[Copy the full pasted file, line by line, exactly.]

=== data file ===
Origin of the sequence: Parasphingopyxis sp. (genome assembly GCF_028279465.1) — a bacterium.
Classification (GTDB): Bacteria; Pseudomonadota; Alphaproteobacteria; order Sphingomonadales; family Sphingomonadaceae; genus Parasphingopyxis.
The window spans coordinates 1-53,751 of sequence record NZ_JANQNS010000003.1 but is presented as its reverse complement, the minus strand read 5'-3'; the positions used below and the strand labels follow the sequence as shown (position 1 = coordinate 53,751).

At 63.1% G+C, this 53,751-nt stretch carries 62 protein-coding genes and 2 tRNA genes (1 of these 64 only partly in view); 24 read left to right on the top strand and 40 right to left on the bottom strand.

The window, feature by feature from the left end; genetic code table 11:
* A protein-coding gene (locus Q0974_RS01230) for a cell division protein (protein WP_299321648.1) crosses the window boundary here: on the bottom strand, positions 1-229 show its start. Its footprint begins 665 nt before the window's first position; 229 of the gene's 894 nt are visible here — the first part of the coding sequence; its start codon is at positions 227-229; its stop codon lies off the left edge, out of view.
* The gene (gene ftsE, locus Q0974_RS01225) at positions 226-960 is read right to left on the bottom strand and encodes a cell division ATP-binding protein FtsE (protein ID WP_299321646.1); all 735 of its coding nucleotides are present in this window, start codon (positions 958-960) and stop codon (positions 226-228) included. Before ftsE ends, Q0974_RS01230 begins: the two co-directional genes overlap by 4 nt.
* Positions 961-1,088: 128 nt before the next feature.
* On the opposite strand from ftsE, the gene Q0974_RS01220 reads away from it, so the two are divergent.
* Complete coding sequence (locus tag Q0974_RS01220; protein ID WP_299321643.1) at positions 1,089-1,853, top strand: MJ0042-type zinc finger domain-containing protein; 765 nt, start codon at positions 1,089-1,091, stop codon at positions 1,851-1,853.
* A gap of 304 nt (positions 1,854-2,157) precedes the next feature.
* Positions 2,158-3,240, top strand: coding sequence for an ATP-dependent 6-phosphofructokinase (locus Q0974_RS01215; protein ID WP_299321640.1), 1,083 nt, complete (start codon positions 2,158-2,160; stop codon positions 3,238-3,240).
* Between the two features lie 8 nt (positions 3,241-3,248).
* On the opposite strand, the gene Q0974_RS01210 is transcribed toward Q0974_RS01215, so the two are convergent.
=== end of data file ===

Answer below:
Origin of the sequence: Parasphingopyxis sp. (genome assembly GCF_028279465.1) — a bacterium.
Classification (GTDB): Bacteria; Pseudomonadota; Alphaproteobacteria; order Sphingomonadales; family Sphingomonadaceae; genus Parasphingopyxis.
The window spans coordinates 1-53,751 of sequence record NZ_JANQNS010000003.1 but is presented as its reverse complement, the minus strand read 5'-3'; the positions used below and the strand labels follow the sequence as shown (position 1 = coordinate 53,751).

At 63.1% G+C, this 53,751-nt stretch carries 62 protein-coding genes and 2 tRNA genes (1 of these 64 only partly in view); 24 read left to right on the top strand and 40 right to left on the bottom strand.

The window, feature by feature from the left end; genetic code table 11:
* A protein-coding gene (locus Q0974_RS01230) for a cell division protein (protein WP_299321648.1) crosses the window boundary here: on the bottom strand, positions 1-229 show its start. Its footprint begins 665 nt before the window's first position; 229 of the gene's 894 nt are visible here — the first part of the coding sequence; its start codon is at positions 227-229; its stop codon lies off the left edge, out of view.
* The gene (gene ftsE, locus Q0974_RS01225) at positions 226-960 is read right to left on the bottom strand and encodes a cell division ATP-binding protein FtsE (protein ID WP_299321646.1); all 735 of its coding nucleotides are present in this window, start codon (positions 958-960) and stop codon (positions 226-228) included. Before ftsE ends, Q0974_RS01230 begins: the two co-directional genes overlap by 4 nt.
* Positions 961-1,088: 128 nt before the next feature.
* On the opposite strand from ftsE, the gene Q0974_RS01220 reads away from it, so the two are divergent.
* Complete coding sequence (locus tag Q0974_RS01220; protein ID WP_299321643.1) at positions 1,089-1,853, top strand: MJ0042-type zinc finger domain-containing protein; 765 nt, start codon at positions 1,089-1,091, stop codon at positions 1,851-1,853.
* A gap of 304 nt (positions 1,854-2,157) precedes the next feature.
* Positions 2,158-3,240, top strand: coding sequence for an ATP-dependent 6-phosphofructokinase (locus Q0974_RS01215; protein ID WP_299321640.1), 1,083 nt, complete (start codon positions 2,158-2,160; stop codon positions 3,238-3,240).
* Between the two features lie 8 nt (positions 3,241-3,248).
* On the opposite strand, the gene Q0974_RS01210 is transcribed toward Q0974_RS01215, so the two are convergent.